“Bitcoin has no fundamental value” has long been the war cry for many traditional financial participants. This week we thought we could shed some light on this short-sighted mantra.
To highlight the clear value that Bitcoin affords, we first need to define what it is we are talking about.
So, what is Bitcoin?
Bitcoin is both a network and an asset. The Bitcoin network is a real-time gross settlement system comparable to Fedwire and Target. Settlement systems are the base layer of any financial system, and they leverage net settlement systems built on top to scale and provide utility to the day-to-day user.
The Bitcoin network requires participants called miners to contribute resources in order to process, execute and settle transactions. The process of performing these actions is costly, and miners are rewarded with bitcoin, the asset, for their participation.
Bitcoin, the asset, is a commodity on the Bitcoin network, it can be sent across the world, and you require it to pay the network’s fees. It is fungible, divisible, durable, portable, verifiable, scarce and has the additional properties of being censorship and seizure resistant.
Bitcoin also provides the user with high levels of certainty over its future dilution. Unlike fiat money, the issuance of bitcoin is codified and enforced by changes in the difficulty adjustment. This codified approach means bitcoins supply is impervious to changes in its demand.
Market Selected Forms of Money vs Fiat
No one reading this article has witnessed the rise of a market selected form of money; the money we use today is imposed on us and enforced by governments. A leader snapped his fingers and decided – “let it be done” (fiat’s direct translation) – that this paper we issue is now money and has value, backed by the promise of our government. It automatically served the role of being a medium of exchange, store of value and unit of account within that economy.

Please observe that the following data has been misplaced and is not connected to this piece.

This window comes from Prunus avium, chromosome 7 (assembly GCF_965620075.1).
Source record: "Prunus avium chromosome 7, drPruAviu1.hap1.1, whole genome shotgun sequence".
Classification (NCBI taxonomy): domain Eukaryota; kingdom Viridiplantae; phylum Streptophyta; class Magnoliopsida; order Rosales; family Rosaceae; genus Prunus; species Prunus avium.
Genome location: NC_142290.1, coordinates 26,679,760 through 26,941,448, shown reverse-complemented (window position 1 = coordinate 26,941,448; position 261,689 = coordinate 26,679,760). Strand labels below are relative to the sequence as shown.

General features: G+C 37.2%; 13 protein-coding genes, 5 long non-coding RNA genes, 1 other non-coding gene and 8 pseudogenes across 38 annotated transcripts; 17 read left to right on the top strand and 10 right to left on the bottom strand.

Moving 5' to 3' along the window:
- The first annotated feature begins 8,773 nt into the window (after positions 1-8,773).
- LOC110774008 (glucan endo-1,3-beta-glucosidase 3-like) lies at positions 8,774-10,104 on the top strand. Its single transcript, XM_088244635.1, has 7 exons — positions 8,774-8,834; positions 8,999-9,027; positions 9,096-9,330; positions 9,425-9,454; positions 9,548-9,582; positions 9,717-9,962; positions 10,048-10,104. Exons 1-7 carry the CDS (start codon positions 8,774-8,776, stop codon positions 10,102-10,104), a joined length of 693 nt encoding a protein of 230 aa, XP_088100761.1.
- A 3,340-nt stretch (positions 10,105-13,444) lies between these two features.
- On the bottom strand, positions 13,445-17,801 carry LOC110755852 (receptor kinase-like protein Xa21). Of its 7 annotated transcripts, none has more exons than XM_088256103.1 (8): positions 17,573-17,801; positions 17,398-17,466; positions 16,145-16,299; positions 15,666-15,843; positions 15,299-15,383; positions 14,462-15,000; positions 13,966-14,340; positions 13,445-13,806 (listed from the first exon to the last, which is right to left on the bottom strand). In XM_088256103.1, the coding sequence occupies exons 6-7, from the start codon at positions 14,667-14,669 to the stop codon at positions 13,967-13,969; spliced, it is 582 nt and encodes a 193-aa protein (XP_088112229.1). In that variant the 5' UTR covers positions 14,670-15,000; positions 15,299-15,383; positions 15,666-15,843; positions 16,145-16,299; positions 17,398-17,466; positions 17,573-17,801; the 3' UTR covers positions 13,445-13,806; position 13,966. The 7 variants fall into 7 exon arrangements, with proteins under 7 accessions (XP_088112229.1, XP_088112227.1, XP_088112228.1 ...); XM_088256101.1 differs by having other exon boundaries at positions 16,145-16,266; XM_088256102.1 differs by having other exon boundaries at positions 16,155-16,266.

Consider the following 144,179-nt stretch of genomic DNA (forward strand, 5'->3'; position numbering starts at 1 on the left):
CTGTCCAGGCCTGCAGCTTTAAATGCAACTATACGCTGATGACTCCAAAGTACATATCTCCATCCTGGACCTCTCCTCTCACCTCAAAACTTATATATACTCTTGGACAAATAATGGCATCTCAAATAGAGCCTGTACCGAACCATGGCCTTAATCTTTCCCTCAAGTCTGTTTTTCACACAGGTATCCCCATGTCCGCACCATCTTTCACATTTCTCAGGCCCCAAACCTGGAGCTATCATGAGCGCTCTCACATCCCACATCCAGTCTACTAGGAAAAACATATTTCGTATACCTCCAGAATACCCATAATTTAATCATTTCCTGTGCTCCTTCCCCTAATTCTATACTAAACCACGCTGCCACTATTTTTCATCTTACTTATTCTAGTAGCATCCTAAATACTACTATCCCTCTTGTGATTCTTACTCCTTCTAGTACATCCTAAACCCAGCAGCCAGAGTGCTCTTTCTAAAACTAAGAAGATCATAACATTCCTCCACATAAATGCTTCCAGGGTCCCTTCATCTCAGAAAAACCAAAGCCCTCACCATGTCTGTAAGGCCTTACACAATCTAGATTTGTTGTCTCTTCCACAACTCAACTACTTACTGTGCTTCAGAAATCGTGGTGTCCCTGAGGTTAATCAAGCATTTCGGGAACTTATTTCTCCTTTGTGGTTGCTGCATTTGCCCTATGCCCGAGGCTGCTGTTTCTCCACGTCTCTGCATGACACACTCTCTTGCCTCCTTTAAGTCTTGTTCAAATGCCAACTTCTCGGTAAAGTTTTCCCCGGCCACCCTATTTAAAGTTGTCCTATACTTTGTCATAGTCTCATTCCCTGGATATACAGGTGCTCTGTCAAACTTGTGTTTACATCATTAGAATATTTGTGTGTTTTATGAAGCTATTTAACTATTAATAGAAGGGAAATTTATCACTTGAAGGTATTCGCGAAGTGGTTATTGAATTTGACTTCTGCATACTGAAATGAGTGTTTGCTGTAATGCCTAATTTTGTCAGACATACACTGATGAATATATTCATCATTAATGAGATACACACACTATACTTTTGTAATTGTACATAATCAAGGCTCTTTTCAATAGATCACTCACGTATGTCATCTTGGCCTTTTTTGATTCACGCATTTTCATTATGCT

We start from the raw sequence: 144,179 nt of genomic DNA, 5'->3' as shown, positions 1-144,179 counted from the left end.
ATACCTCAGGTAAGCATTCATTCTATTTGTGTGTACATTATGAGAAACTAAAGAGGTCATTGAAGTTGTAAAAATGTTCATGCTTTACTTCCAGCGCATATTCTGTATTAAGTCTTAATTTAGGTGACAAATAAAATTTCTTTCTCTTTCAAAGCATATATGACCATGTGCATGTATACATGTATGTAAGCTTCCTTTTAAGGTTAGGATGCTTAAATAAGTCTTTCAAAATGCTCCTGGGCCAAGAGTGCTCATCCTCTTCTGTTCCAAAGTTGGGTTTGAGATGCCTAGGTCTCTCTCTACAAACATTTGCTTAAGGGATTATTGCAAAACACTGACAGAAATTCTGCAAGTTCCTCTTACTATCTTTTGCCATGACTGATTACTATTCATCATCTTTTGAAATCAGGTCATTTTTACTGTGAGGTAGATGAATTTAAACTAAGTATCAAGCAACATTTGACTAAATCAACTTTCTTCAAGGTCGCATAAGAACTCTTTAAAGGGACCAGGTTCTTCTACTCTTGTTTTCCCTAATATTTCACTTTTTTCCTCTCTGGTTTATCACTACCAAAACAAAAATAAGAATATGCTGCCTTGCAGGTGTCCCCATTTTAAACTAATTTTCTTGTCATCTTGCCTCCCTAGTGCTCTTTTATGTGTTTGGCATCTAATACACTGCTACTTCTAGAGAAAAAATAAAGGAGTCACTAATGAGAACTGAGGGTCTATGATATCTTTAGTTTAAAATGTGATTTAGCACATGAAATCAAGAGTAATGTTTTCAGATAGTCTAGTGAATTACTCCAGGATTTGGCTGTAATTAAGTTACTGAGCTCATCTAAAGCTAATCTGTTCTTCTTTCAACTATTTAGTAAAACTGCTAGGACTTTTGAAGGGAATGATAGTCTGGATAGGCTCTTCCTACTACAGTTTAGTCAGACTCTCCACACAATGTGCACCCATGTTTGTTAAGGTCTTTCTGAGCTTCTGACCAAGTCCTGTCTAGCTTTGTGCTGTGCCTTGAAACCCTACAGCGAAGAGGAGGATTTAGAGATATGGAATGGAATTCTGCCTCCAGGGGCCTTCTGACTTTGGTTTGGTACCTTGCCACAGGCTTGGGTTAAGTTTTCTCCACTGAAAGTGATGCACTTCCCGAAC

Market selected forms of money are different. They experience an evolution that challenges people’s perceptions of the money/asset. Historically, market selected forms of money have been commodities.
Gold is our best example. It initially started as a collectible, became a store of wealth, then widely adopted enough to be a medium of exchange and eventually became the very thing (or unit) we price everything in.
Bitcoin in its early days was merely a collectible that miners earnt for providing work to the Bitcoin network. The reason people wanted this collectible in its early days is different from why they demand it today. Initially, people would mine it or acquire it due to its perceived rarity and uniqueness; some, however, had incredible foresight and realised it may serve the role of money in the distant future.
The reasons people want it now are very different. Demand for Bitcoin today is driven by a market need for a non-discretionary, apolitical form of money. The price of Bitcoin is merely a lagging indicator of changing assumptions around money’s role in society. Market participants and institutions are buying bitcoin because it is superior to alternative monetary assets.
Even though market participants choose to store their wealth in Bitcoin, it doesn’t mean that Bitcoin is currently a safe or store of value asset. People are just voting (with their money) that Bitcoin will continue to succeed if demand for a non-discretionary apolitical monetary system continues to grow.
Will this demand continue?
The great financial crisis was a turning point for fiat money. This event — driven by the actions of irresponsible institutions caused an earthquake in financial markets. More importantly, the event caused interest rates all over the developed world to hit a zero bound.
When interest rates hit zero, monetary policy loses its effectiveness and even worse, the cost of money becomes zero. We have seen interest rates continue lower, and in some countries, even go negative. This transforms what is meant to be an asset for the buyer of a bond into a liability. The bond market is breaking in front of our eyes.
Total negative yielding debt is $18 trillion and growing. According to Bloomberg this means that 27% of the world’s investment grade debt is now sub-zero. Governments simply can’t afford to let rates go up.
Add quantitative easing to the mix, and the storm becomes that much harder to weather. Not only are bonds becoming liabilities, but governments are rapidly debasing the value of their currencies.
Read more: CITY A.M.